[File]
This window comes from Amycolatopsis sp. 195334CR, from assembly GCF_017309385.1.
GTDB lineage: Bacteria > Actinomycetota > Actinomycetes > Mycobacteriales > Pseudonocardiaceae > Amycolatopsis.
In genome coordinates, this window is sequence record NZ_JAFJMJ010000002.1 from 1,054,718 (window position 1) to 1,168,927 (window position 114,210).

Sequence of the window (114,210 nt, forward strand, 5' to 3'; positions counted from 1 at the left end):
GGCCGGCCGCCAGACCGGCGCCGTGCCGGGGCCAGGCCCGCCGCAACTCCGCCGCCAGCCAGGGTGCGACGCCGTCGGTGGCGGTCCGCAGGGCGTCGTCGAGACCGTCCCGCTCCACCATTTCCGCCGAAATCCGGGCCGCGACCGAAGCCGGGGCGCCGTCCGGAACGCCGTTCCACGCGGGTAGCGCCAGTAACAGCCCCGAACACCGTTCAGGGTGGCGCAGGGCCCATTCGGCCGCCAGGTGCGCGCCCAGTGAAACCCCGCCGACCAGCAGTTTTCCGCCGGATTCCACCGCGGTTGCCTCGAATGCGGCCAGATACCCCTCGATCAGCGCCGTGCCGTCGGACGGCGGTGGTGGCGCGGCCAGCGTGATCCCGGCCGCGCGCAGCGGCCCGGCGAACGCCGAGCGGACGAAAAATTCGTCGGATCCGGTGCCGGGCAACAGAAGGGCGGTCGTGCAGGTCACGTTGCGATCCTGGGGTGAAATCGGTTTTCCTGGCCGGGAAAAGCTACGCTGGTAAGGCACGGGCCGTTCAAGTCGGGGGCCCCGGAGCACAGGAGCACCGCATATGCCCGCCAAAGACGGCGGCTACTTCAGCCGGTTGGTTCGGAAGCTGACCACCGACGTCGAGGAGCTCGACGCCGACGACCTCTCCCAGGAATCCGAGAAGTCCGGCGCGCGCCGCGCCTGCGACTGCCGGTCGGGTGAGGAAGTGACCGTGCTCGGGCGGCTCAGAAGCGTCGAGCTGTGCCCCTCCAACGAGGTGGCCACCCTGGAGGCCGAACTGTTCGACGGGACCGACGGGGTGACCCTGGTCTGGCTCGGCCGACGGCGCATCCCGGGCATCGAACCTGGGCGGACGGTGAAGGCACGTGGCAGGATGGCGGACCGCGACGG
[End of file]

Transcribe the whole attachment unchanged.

This window comes from Amycolatopsis sp. 195334CR, from assembly GCF_017309385.1.
GTDB lineage: Bacteria > Actinomycetota > Actinomycetes > Mycobacteriales > Pseudonocardiaceae > Amycolatopsis.
In genome coordinates, this window is sequence record NZ_JAFJMJ010000002.1 from 1,054,718 (window position 1) to 1,168,927 (window position 114,210).

Sequence of the window (114,210 nt, forward strand, 5' to 3'; positions counted from 1 at the left end):
GGCCGGCCGCCAGACCGGCGCCGTGCCGGGGCCAGGCCCGCCGCAACTCCGCCGCCAGCCAGGGTGCGACGCCGTCGGTGGCGGTCCGCAGGGCGTCGTCGAGACCGTCCCGCTCCACCATTTCCGCCGAAATCCGGGCCGCGACCGAAGCCGGGGCGCCGTCCGGAACGCCGTTCCACGCGGGTAGCGCCAGTAACAGCCCCGAACACCGTTCAGGGTGGCGCAGGGCCCATTCGGCCGCCAGGTGCGCGCCCAGTGAAACCCCGCCGACCAGCAGTTTTCCGCCGGATTCCACCGCGGTTGCCTCGAATGCGGCCAGATACCCCTCGATCAGCGCCGTGCCGTCGGACGGCGGTGGTGGCGCGGCCAGCGTGATCCCGGCCGCGCGCAGCGGCCCGGCGAACGCCGAGCGGACGAAAAATTCGTCGGATCCGGTGCCGGGCAACAGAAGGGCGGTCGTGCAGGTCACGTTGCGATCCTGGGGTGAAATCGGTTTTCCTGGCCGGGAAAAGCTACGCTGGTAAGGCACGGGCCGTTCAAGTCGGGGGCCCCGGAGCACAGGAGCACCGCATATGCCCGCCAAAGACGGCGGCTACTTCAGCCGGTTGGTTCGGAAGCTGACCACCGACGTCGAGGAGCTCGACGCCGACGACCTCTCCCAGGAATCCGAGAAGTCCGGCGCGCGCCGCGCCTGCGACTGCCGGTCGGGTGAGGAAGTGACCGTGCTCGGGCGGCTCAGAAGCGTCGAGCTGTGCCCCTCCAACGAGGTGGCCACCCTGGAGGCCGAACTGTTCGACGGGACCGACGGGGTGACCCTGGTCTGGCTCGGCCGACGGCGCATCCCGGGCATCGAACCTGGGCGGACGGTGAAGGCACGTGGCAGGATGGCGGACCGCGACGG